How to stay out of big trouble from little devices
Beware the smartphone apocalypse
Here's the tricky thing about mobile security: the perfect storm of smartphone threats is always just over the horizon. Every couple of years, the vendors are up in arms about it and predict handheld apocalypse.
At the same time, we are seeing an unprecedented level of activity in the mobile space. Morgan Stanley analyst Mary Meeker predicts that smartphones sales will surpass those of PCs next year. They overtook notebook sales in 2008.
Security firm McAfee says there has been a 46 per cent surge in malware targeting mobile devices over the past year. The Symbian operating system has been compromised more than the Android and Apple’s iOS.
At the beginning of March, Google pulled dozens of applications from its Android Market web site, after discovering that more than 50 apps had malware that could ruin the device. At least 50,000 users downloaded them before they could be pulled. All the apps were pirated versions of legitimate software, rebundled under new names.
One of the most telling aspects of McAfee’s report was the lack of separation between personal and business use for smartphones and tablets.
We tend to put all our data on these devices because they are regularly used and close at hand. The report said that on average, almost two-thirds of employees are accessing the corporate network with mobile devices.
What can you do to protect your mobile workforce? Simply banning all of the devices from connecting to your corporate network is one way round the problem, but it is akin to taking the engine out of the car to avoid crashing.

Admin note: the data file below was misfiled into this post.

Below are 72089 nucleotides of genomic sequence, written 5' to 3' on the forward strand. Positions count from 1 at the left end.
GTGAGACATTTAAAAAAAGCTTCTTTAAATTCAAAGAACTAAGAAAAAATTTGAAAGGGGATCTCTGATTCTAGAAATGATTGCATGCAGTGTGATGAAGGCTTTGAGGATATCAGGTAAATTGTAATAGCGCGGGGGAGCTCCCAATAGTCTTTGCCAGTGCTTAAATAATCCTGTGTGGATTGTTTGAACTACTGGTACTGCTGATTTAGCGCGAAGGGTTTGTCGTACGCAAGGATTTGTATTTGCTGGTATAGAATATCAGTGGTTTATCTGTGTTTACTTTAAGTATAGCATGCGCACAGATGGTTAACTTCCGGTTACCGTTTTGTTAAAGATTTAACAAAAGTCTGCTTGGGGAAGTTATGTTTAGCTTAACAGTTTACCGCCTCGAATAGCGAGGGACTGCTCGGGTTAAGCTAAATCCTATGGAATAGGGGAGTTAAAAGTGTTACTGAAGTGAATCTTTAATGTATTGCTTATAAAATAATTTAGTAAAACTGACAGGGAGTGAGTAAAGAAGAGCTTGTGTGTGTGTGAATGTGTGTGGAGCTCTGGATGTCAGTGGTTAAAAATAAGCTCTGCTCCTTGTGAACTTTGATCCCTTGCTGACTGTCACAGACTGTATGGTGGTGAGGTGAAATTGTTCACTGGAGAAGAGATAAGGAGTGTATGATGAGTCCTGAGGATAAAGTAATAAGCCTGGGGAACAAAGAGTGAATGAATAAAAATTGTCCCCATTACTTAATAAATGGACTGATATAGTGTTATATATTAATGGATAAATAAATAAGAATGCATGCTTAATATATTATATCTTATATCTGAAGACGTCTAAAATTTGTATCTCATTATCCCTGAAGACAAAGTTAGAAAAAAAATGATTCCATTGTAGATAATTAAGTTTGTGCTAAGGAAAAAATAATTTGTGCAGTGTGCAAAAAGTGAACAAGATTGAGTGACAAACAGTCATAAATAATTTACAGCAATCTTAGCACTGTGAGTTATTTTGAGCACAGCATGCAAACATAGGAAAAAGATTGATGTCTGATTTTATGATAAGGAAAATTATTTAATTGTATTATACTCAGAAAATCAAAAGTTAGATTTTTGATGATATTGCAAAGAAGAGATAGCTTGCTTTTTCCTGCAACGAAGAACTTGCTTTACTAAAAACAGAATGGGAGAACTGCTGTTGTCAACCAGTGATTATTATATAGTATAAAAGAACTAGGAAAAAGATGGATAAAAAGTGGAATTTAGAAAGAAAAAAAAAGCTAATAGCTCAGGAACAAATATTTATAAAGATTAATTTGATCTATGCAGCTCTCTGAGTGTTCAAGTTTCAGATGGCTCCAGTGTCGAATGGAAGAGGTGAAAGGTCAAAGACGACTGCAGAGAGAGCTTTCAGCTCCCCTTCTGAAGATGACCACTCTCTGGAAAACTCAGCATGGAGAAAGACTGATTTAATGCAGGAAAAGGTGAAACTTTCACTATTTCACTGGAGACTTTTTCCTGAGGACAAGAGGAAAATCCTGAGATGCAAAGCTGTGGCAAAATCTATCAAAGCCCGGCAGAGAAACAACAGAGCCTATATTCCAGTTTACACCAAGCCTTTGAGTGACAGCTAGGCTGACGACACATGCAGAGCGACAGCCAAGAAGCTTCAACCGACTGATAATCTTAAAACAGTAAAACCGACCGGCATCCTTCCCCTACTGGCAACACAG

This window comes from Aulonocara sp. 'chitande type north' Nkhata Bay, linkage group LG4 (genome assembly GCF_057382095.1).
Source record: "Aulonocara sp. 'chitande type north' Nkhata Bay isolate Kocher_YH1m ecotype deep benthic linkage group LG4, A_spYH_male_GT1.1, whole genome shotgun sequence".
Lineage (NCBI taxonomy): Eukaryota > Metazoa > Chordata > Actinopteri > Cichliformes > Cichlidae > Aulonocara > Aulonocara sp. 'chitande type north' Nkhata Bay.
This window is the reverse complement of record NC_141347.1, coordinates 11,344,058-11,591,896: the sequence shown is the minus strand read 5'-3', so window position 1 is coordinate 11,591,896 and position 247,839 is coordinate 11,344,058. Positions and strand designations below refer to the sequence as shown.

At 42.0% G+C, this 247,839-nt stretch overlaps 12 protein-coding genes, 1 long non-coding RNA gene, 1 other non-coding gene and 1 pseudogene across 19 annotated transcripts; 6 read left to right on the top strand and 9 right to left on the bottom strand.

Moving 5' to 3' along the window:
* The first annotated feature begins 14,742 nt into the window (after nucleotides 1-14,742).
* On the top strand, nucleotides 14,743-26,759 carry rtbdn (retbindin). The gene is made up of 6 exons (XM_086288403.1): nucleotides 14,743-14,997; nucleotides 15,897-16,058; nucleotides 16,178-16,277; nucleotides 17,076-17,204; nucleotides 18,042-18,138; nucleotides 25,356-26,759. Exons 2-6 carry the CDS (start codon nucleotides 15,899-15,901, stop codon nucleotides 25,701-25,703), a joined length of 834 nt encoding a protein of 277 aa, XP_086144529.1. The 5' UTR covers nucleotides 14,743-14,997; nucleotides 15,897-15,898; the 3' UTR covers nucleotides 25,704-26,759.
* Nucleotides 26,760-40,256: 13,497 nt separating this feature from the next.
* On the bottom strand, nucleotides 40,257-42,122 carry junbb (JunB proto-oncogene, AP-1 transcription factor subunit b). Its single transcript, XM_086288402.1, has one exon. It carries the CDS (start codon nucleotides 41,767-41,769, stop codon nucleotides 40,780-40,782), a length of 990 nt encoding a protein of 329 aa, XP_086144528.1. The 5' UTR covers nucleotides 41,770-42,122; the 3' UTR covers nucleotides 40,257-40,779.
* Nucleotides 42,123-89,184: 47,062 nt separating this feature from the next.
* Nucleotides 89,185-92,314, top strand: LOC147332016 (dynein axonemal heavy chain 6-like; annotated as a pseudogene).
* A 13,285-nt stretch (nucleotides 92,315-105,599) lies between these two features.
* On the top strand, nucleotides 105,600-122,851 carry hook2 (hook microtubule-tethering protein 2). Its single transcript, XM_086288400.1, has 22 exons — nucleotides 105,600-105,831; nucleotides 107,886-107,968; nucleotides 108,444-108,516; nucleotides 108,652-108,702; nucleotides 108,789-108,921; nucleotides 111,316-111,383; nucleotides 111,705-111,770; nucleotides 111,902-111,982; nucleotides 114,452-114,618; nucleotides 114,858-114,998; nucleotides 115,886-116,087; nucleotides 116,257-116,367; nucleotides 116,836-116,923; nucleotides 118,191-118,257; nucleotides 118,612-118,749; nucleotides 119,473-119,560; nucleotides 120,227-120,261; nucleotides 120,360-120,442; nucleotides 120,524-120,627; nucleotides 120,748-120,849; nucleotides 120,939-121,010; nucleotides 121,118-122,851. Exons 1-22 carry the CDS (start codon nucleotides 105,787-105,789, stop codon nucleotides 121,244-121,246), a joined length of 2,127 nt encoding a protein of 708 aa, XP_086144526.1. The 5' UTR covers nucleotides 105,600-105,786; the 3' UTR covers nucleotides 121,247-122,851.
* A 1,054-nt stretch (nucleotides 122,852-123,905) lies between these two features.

A more realistic solution is to use the phone’s built-in features, or better still buy a third-party solution to help you manage your mobile portfolio.
Don't forget the tablets
The National Institute Of Science and Technology (NIST) in the US has something to say on this. It issued guidelines on mobile device security three years ago, although such is the speed of industry developments that the coverage didn't include tablets. Nevertheless, its advice is useful at a broad level.
The guidelines acknowledge the difficulty of managing multiple device types in an organisation.
One way is to find a compromise between blocking everything and allowing all kinds of device onto the network. Specifying permitted device types at least allows the IT department to profile them and plan for their use.
Mandating user authentication via a PIN helps to prevent a device being compromised if it is lost or stolen, but other options should complement this.
Data wiping solutions remove sensitive data from a phone before determined attackers can extract it. The iPhone offers a feature that wipes the phone after ten incorrect password entries. MobileMe also offers remote data wiping, and there are third-party solutions for business users to manage this centrally.
Encrypting data is one way to protect sensitive assets on phones
Various vendors offer products that not only remotely wipe phone data, but also lock down stolen phones and automate patch management and imaging.
Encrypting data is one way to protect sensitive assets on phones, assuming that you can't prevent users from storing them there. Automatic encryption is built into iOS, although researchers have criticised its level of security, and Android’s Honeycomb build will also have it. However, a third-party solution offering some sort of digital wallet may be a safer route.
What a turn-off
Of course, basic common sense needs to be codified into a mobile security policy. Not lending devices to other people, not downloading unknown software, always using a secure password or PIN and similar measures must be formalised and drilled into users.
What is most interesting is that the NIST guidelines effectively advise minimising the functionality of the device. Turning off wireless interfaces when the device is not in use so that it does not automatically connect, not storing sensitive data on the phone, turning off all the apps people don't regularly use are all sensible precautions.
But they fly directly in the face of what mobile vendors and users really want. As we navigate the security landscape, that might be the ultimate challenge. ®
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